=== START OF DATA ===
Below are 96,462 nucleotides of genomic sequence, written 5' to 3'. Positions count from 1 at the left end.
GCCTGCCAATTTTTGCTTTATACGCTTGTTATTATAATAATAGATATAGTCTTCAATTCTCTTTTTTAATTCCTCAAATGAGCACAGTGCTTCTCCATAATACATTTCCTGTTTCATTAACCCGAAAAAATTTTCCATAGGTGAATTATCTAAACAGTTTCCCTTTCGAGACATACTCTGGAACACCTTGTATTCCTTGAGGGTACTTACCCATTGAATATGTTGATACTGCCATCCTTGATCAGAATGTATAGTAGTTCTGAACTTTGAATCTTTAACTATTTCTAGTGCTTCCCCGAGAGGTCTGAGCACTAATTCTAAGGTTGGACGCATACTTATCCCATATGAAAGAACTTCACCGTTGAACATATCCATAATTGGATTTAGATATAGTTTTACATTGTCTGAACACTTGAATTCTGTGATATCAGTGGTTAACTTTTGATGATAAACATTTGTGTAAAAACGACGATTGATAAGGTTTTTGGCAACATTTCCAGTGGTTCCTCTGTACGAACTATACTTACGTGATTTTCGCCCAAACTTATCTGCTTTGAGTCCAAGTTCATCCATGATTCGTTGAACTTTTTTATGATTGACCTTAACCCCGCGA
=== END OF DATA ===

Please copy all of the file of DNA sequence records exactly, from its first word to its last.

Below are 96,462 nucleotides of genomic sequence, written 5' to 3'. Positions count from 1 at the left end.
GCCTGCCAATTTTTGCTTTATACGCTTGTTATTATAATAATAGATATAGTCTTCAATTCTCTTTTTTAATTCCTCAAATGAGCACAGTGCTTCTCCATAATACATTTCCTGTTTCATTAACCCGAAAAAATTTTCCATAGGTGAATTATCTAAACAGTTTCCCTTTCGAGACATACTCTGGAACACCTTGTATTCCTTGAGGGTACTTACCCATTGAATATGTTGATACTGCCATCCTTGATCAGAATGTATAGTAGTTCTGAACTTTGAATCTTTAACTATTTCTAGTGCTTCCCCGAGAGGTCTGAGCACTAATTCTAAGGTTGGACGCATACTTATCCCATATGAAAGAACTTCACCGTTGAACATATCCATAATTGGATTTAGATATAGTTTTACATTGTCTGAACACTTGAATTCTGTGATATCAGTGGTTAACTTTTGATGATAAACATTTGTGTAAAAACGACGATTGATAAGGTTTTTGGCAACATTTCCAGTGGTTCCTCTGTACGAACTATACTTACGTGATTTTCGCCCAAACTTATCTGCTTTGAGTCCAAGTTCATCCATGATTCGTTGAACTTTTTTATGATTGACCTTAACCCCGCGA